• A QER may belong to two QOS-ASs; in that case, the link on the QER also belongs to the two QOS-ASs, and the QER is virtualized as two QERs;
    • If connected with a QOS-AS in a heterogeneous network (e. g. , ATM), the QER is also responsible for mapping QOS parameters between the different networks.
  • QOS Core Router (QCR), which is located in the QOS-AS and is responsible for only forwarding messages, running the signaling protocol in the QOS domain, establishing resource reservation paths for aggregate flows between QERs, and storing state information of the aggregate flows, since the QER has performed classification, labeling, policy, and shaping, etc.;
  • Both QCR and QER are defined with respect to a certain data flow; it is possible that a physical router may be a QCR for some data flows and a QER for some other data flows at the same time.
  • Application terminals, which may be intelligent terminals server, PC, PDA, or serving as s sources or destinations for data flows; an application terminal sends resource request messages to the network via QAER; if the resources meet the requirements, it will perform communication with assured QOS; if the communication is bidirectional, the application terminal is both the sender and the receiver and will request for or reserve resources in both directions; in addition, the application terminal can make the QAER identify it exclusively by a unique identifier, e.g., address or port information sent from the application terminal.
  • Policy server: when an application terminal requests for resources actively to the network, the network will decide whether to allocate resources for it according to a certain policy, e.g., charge, security, etc.; if the number of data flows is small, that function may be implemented on the QAER; however, when scale of the network and subscriber is expanded, policy servers are required to do the work; in addition, the policy server may be active to configure the QERs of QOS domains and to allocate resources for aggregate flows, wherein the policy server allocates resources according to topology information and link resource occupation condition in the QOS domains.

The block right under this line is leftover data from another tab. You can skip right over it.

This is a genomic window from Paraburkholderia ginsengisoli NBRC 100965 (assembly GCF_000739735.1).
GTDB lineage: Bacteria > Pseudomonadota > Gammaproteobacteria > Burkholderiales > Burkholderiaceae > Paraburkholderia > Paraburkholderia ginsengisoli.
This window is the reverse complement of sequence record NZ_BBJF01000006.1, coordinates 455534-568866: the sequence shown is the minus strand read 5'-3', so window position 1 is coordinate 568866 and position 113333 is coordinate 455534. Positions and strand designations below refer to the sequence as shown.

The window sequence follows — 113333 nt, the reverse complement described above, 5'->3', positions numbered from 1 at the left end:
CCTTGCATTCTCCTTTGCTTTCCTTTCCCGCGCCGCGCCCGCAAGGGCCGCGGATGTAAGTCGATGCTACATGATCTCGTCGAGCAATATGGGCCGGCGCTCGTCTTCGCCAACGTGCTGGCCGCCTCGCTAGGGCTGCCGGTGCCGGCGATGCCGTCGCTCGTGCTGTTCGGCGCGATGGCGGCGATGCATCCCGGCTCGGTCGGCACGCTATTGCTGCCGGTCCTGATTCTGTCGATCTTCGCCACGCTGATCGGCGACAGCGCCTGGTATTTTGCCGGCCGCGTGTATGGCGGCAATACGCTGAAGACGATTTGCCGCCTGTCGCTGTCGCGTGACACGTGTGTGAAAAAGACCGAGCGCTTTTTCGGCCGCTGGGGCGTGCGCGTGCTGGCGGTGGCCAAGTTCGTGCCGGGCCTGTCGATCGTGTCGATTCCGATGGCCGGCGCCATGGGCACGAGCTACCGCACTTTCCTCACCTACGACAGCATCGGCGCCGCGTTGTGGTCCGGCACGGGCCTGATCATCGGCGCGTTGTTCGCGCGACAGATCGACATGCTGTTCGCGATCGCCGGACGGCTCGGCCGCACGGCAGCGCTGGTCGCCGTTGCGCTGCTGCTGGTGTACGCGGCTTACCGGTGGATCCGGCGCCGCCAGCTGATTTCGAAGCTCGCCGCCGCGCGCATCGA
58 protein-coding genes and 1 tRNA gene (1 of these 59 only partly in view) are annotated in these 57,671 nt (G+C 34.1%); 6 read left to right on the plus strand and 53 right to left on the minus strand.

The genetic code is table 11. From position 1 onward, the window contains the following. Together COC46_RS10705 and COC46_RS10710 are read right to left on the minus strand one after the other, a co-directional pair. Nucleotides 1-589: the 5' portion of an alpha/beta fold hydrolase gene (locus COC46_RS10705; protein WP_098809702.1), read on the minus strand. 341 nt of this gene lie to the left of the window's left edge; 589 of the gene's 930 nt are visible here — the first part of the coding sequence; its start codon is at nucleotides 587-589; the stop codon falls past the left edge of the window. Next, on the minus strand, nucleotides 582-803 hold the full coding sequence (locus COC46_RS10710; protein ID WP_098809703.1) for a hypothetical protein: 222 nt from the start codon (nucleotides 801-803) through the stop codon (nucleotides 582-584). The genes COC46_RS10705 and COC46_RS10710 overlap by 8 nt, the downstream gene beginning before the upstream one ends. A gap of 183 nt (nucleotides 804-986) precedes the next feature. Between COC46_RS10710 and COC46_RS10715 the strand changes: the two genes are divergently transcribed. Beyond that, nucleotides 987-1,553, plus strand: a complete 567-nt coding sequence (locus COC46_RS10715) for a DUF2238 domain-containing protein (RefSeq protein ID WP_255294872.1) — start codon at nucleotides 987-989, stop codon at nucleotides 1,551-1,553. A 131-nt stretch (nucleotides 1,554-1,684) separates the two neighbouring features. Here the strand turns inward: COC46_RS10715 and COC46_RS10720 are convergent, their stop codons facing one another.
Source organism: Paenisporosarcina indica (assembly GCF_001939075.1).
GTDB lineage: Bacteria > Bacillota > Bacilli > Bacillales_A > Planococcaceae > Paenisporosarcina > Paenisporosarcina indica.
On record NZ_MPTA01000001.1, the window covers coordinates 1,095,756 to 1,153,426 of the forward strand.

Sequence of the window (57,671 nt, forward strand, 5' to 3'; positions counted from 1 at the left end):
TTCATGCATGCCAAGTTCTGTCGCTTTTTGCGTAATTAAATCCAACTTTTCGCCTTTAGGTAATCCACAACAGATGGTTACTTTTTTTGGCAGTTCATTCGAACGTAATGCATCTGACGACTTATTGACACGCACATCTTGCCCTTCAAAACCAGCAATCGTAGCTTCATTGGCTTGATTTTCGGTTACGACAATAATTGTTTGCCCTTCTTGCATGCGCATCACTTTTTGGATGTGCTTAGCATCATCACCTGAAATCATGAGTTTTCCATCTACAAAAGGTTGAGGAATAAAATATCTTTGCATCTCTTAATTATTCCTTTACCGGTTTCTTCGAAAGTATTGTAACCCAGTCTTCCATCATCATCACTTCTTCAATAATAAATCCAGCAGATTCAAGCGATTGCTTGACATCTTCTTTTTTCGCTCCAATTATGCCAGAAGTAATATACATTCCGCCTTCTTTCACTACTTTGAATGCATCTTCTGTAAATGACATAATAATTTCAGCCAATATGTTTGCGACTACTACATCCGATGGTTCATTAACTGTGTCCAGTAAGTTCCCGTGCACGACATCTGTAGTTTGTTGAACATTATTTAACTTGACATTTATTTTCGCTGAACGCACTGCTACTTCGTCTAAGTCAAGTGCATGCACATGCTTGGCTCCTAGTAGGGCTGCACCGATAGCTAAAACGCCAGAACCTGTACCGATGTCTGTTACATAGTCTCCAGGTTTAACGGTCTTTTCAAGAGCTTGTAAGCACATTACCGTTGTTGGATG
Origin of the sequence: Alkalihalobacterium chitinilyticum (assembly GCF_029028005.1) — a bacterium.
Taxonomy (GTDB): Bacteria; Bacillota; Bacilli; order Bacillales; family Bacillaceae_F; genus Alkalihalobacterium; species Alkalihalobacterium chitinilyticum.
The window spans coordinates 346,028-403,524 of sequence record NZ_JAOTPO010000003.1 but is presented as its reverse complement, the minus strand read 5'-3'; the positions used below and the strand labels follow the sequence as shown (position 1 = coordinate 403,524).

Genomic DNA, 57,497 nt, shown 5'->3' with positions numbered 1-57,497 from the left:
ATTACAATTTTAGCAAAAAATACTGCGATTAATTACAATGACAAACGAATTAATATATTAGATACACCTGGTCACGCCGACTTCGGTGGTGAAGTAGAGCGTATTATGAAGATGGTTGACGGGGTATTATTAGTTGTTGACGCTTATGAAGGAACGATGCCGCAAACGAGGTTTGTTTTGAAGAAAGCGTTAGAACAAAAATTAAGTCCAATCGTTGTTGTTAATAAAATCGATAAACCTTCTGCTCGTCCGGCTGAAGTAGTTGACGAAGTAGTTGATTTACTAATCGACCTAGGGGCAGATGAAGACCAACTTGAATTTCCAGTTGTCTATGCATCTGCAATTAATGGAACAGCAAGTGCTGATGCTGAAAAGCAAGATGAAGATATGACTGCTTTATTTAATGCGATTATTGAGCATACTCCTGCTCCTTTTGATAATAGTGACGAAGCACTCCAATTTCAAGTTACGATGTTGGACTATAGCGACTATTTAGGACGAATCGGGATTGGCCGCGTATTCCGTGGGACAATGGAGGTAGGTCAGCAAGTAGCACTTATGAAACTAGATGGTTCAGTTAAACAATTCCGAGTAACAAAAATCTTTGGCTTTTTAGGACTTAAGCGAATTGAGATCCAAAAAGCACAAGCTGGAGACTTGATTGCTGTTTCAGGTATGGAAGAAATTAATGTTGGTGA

• The ultimate approach to solve QOS problem in network communication is to assure end-to-end resources (e.g., bandwidth) for data flows; the method for resource allocation in network communication according to the present invention employs technologies including assurance by domain, pre-allocation, and dynamic adjustment (including incremental allocation and statistical adjustment) to solve QOS problem; the method according to the present invention comprises resource allocation solutions in a QOS domain, among QOS domains, and between the application terminal and the network, wherein:
    • resource allocation solution in a QOS domain: the data flows are aggregated into a limited number of aggregate flows, e.g. , Expedited Forwarding (EF) and Assured Forwarding (AF) defined in DiffServ system, at the QERs of the QOS domain, and the resources are allocated for the aggregate flows from edge to edge in the QOS domain, which is equivalent to establishing a dedicated aggregate flow tunnel between QERs of the QOS domain;
    • in addition, a unique IDs shall be determined for the aggregate flows with a certain method, e.g., Diffserv Code Point in IPv4/v6, flow-label in IPv6, EXP in MPLS, or 802.1p in Ethernet etc., and mapping to each other is required across heterogeneous networks;
    • the resource allocation method may be implemented through signaling or policy server;
    • the requirements for the signaling protocol in a QOS domain include:
      1. 1. it shall initiate from and end at QERs;
      2. 2. it shall run on the QCRs along the path;
      3. 3. it shall have request, allocation, cancel, acknowledgement, and error report messages;
      4. 4. the data carried in the request message shall include source QER, destination QER, aggregate flow ID, and traffic parameter description, etc;